Bank CEO Resigns Following ‘Largest Money Laundering Scandal In European History’
Danske Bank’s CEO resigned Wednesday after it surfaced the bank had laundered $234 billion through one of its branches in Estonia.
“This is the largest money laundering scandal in European history,” Hermitage Capital Management CEO Bill Browder told Reuters. “Danske Bank is a major bank that sends dollars around the world, [and] I imagine that this will certainly get the attention of the U.S. authorities.”
“Even though I was personally cleared from a legal point of view, I hold the ultimate responsibility,” Danske CEO Thomas Borgen said in a Wednesday statement. “There is no doubt that we as an organization have failed in this situation and did not live up to expectations.”
The 54-year-old Borgen will remain CEO until a new leader is appointed, according to Reuters.
Danske Bank shares doubled after Borgen’s 2013 appointment as CEO, but the company lost more than a third of the value of its shares after July 2017 when accusations that the bank was conducting fraudulent transactions in Estonia and Denmark began to swirl, prompting criminal investigations.
Danske Baltic chief Ivar Pae stepped down in June after which Estonia’s state prosecutor spearheaded an investigation into the bank’s activities. A number of other investigations revealed “criminal activity in its pure form, including money laundering,” according to Reuters. (RELATED: Polygamist Brothers Charged With Laundry Half A Billion Dollars In Renewable Energy Tax Credits)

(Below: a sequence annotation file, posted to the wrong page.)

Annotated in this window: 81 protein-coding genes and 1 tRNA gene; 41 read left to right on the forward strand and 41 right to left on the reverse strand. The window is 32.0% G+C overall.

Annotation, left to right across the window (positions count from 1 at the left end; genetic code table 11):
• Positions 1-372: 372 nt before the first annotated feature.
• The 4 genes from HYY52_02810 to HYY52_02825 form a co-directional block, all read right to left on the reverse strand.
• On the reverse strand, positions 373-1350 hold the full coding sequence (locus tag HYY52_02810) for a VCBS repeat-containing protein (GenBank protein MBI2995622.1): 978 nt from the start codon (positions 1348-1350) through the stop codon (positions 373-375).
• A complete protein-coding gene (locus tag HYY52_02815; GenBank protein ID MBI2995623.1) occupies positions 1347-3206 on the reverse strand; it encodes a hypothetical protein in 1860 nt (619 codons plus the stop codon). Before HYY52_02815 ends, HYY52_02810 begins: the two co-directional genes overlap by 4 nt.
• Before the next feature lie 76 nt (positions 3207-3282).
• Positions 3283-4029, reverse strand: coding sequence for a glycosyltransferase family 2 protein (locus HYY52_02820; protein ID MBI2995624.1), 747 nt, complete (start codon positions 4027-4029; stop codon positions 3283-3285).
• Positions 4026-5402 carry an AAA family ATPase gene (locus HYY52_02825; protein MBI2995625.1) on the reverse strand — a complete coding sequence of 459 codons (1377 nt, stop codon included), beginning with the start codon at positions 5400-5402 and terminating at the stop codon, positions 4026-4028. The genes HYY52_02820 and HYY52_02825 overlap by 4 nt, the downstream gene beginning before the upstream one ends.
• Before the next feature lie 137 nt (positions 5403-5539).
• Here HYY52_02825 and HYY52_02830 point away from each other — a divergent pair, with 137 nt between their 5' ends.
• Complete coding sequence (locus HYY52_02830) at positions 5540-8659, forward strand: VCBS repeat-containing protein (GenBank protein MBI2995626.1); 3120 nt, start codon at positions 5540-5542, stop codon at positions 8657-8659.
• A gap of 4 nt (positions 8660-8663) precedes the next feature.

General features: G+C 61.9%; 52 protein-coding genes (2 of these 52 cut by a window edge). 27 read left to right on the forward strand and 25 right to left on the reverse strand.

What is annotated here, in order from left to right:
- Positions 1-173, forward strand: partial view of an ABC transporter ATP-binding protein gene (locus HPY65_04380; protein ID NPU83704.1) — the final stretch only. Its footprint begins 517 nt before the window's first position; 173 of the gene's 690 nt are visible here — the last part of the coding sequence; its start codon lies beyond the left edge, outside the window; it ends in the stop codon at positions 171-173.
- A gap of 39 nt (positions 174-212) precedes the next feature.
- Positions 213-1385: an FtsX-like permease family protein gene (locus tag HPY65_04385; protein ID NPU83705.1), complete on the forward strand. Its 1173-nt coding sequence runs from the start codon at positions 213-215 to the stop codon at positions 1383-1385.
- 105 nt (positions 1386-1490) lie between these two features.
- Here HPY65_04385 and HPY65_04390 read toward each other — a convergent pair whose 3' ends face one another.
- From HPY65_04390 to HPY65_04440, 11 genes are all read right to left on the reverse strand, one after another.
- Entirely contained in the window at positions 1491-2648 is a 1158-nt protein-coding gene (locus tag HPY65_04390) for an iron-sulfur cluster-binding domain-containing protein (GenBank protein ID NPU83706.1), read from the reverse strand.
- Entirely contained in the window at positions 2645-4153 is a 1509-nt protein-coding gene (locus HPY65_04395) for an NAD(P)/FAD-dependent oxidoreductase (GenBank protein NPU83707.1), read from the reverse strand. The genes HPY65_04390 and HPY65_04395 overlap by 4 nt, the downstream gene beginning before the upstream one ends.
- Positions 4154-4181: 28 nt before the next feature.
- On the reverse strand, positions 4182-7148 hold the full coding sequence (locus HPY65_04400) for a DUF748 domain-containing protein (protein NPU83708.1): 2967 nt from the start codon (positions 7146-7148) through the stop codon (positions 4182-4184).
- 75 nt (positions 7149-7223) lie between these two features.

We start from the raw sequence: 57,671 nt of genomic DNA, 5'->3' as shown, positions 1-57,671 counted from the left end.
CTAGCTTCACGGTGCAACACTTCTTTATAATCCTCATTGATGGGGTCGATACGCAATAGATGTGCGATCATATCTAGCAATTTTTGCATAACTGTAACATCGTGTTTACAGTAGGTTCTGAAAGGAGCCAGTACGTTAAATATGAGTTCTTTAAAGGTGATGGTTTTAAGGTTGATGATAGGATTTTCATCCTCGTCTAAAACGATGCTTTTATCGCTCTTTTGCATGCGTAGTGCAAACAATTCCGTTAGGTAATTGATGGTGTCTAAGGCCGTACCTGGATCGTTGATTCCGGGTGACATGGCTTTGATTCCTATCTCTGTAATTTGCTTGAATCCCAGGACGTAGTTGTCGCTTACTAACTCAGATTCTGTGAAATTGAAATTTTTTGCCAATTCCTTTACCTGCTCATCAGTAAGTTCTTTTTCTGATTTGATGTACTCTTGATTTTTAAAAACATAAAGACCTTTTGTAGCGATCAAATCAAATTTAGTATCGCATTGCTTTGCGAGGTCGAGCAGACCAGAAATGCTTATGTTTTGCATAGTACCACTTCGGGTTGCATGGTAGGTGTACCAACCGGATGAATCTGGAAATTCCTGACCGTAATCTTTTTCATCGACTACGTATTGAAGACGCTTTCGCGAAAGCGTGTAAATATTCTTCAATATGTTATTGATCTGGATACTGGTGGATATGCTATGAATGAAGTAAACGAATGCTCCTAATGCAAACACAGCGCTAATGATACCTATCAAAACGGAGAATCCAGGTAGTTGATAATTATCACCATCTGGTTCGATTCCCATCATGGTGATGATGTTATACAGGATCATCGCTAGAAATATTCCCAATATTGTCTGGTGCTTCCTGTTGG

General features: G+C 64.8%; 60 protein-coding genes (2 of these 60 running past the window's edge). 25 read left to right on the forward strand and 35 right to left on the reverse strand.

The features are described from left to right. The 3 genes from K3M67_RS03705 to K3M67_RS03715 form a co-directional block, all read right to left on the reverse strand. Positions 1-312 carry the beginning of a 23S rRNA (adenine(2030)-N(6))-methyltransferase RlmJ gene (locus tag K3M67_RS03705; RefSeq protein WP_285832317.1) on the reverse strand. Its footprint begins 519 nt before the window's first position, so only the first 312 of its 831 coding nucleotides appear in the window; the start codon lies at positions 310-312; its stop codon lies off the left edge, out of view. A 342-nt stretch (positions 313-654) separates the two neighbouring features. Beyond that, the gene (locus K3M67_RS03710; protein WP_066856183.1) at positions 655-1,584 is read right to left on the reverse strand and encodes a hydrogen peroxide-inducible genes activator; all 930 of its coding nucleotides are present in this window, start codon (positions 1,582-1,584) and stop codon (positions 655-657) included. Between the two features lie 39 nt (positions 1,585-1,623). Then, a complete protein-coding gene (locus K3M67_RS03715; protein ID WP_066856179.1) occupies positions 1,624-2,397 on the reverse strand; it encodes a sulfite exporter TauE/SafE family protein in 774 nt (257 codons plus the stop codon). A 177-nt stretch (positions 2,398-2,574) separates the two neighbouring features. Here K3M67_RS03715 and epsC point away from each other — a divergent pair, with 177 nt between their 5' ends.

The bank failed to clean up its act despite repeated criticism from Estonian and other state regulators. After problems at Danske Bank’s Estonian branch arose in early 2014, adequate investigation did not occur and the bank didn’t make sufficient changes to prevent future money laundering. “Risk-appetite and risk control were not in balance,” Estonia’s FSA financial regulator head Kilvar Kessler said in a statement, Reuters reported.
“It is deeply embarrassing that for so many years there have been transactions that should not have taken place. Much of it is expected to be money laundering, and that is simply not good enough by Danske Bank,” Danish business minister Rasmus Jarlov said at a Wednesday press conference.
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